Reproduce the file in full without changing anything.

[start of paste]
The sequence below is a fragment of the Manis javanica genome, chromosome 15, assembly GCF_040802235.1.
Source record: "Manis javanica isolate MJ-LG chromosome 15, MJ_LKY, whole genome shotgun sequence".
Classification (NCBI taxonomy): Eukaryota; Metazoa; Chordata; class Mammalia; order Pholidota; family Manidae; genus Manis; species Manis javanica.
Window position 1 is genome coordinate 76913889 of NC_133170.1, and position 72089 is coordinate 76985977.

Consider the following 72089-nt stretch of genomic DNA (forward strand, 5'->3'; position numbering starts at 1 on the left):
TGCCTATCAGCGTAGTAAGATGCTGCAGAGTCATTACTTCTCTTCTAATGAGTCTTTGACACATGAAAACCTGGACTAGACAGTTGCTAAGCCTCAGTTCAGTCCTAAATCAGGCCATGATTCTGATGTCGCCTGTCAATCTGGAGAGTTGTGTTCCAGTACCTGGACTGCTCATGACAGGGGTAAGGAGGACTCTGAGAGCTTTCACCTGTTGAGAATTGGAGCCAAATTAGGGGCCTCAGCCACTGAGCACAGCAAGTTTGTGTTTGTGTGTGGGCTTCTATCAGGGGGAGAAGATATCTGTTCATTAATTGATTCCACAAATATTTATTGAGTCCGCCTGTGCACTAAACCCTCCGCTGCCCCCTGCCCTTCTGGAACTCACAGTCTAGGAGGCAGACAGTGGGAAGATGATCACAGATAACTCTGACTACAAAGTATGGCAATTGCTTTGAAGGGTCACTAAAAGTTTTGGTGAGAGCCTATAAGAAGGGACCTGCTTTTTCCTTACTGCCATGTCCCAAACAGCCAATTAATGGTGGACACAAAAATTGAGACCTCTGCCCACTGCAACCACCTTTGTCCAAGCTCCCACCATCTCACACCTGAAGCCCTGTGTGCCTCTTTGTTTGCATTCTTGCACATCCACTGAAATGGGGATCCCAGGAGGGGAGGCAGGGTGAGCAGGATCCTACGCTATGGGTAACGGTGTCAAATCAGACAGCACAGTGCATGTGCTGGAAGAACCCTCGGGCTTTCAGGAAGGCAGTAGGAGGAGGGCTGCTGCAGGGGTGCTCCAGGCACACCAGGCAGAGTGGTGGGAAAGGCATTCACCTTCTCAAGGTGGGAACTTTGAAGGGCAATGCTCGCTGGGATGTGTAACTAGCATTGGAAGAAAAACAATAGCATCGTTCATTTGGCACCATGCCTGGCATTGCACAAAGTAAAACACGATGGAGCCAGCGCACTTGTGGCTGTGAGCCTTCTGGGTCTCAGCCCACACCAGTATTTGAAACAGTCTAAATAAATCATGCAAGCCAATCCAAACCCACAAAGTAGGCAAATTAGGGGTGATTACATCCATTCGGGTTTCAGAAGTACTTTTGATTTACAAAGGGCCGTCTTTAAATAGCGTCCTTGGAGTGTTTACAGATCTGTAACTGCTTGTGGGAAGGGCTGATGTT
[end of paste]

The sequence below is a fragment of the Manis javanica genome, chromosome 15, assembly GCF_040802235.1.
Source record: "Manis javanica isolate MJ-LG chromosome 15, MJ_LKY, whole genome shotgun sequence".
Classification (NCBI taxonomy): Eukaryota; Metazoa; Chordata; class Mammalia; order Pholidota; family Manidae; genus Manis; species Manis javanica.
Window position 1 is genome coordinate 76913889 of NC_133170.1, and position 72089 is coordinate 76985977.

Consider the following 72089-nt stretch of genomic DNA (forward strand, 5'->3'; position numbering starts at 1 on the left):
TGCCTATCAGCGTAGTAAGATGCTGCAGAGTCATTACTTCTCTTCTAATGAGTCTTTGACACATGAAAACCTGGACTAGACAGTTGCTAAGCCTCAGTTCAGTCCTAAATCAGGCCATGATTCTGATGTCGCCTGTCAATCTGGAGAGTTGTGTTCCAGTACCTGGACTGCTCATGACAGGGGTAAGGAGGACTCTGAGAGCTTTCACCTGTTGAGAATTGGAGCCAAATTAGGGGCCTCAGCCACTGAGCACAGCAAGTTTGTGTTTGTGTGTGGGCTTCTATCAGGGGGAGAAGATATCTGTTCATTAATTGATTCCACAAATATTTATTGAGTCCGCCTGTGCACTAAACCCTCCGCTGCCCCCTGCCCTTCTGGAACTCACAGTCTAGGAGGCAGACAGTGGGAAGATGATCACAGATAACTCTGACTACAAAGTATGGCAATTGCTTTGAAGGGTCACTAAAAGTTTTGGTGAGAGCCTATAAGAAGGGACCTGCTTTTTCCTTACTGCCATGTCCCAAACAGCCAATTAATGGTGGACACAAAAATTGAGACCTCTGCCCACTGCAACCACCTTTGTCCAAGCTCCCACCATCTCACACCTGAAGCCCTGTGTGCCTCTTTGTTTGCATTCTTGCACATCCACTGAAATGGGGATCCCAGGAGGGGAGGCAGGGTGAGCAGGATCCTACGCTATGGGTAACGGTGTCAAATCAGACAGCACAGTGCATGTGCTGGAAGAACCCTCGGGCTTTCAGGAAGGCAGTAGGAGGAGGGCTGCTGCAGGGGTGCTCCAGGCACACCAGGCAGAGTGGTGGGAAAGGCATTCACCTTCTCAAGGTGGGAACTTTGAAGGGCAATGCTCGCTGGGATGTGTAACTAGCATTGGAAGAAAAACAATAGCATCGTTCATTTGGCACCATGCCTGGCATTGCACAAAGTAAAACACGATGGAGCCAGCGCACTTGTGGCTGTGAGCCTTCTGGGTCTCAGCCCACACCAGTATTTGAAACAGTCTAAATAAATCATGCAAGCCAATCCAAACCCACAAAGTAGGCAAATTAGGGGTGATTACATCCATTCGGGTTTCAGAAGTACTTTTGATTTACAAAGGGCCGTCTTTAAATAGCGTCCTTGGAGTGTTTACAGATCTGTAACTGCTTGTGGGAAGGGCTGATGTT